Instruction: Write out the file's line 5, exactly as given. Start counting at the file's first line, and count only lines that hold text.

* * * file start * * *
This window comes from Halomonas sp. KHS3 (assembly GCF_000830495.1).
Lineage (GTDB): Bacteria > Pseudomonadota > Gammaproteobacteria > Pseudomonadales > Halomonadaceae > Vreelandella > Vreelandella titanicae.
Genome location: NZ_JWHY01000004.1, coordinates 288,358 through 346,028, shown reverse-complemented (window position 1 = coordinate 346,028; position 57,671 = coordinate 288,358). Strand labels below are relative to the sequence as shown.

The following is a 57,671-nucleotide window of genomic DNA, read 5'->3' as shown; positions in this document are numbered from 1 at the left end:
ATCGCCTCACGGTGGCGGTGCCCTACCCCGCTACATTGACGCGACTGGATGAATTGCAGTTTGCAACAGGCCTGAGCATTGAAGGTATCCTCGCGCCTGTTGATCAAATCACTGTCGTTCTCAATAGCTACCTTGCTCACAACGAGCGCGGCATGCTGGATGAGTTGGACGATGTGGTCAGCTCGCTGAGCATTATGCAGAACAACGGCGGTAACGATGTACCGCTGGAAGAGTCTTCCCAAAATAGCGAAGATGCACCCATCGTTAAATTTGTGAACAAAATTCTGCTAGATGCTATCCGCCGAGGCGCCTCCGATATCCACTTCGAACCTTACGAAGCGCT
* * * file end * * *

ATCGCCTCACGGTGGCGGTGCCCTACCCCGCTACATTGACGCGACTGGATGAATTGCAGTTTGCAACAGGCCTGAGCATTGAAGGTATCCTCGCGCCTGTTGATCAAATCACTGTCGTTCTCAATAGCTACCTTGCTCACAACGAGCGCGGCATGCTGGATGAGTTGGACGATGTGGTCAGCTCGCTGAGCATTATGCAGAACAACGGCGGTAACGATGTACCGCTGGAAGAGTCTTCCCAAAATAGCGAAGATGCACCCATCGTTAAATTTGTGAACAAAATTCTGCTAGATGCTATCCGCCGAGGCGCCTCCGATATCCACTTCGAACCTTACGAAGCGCT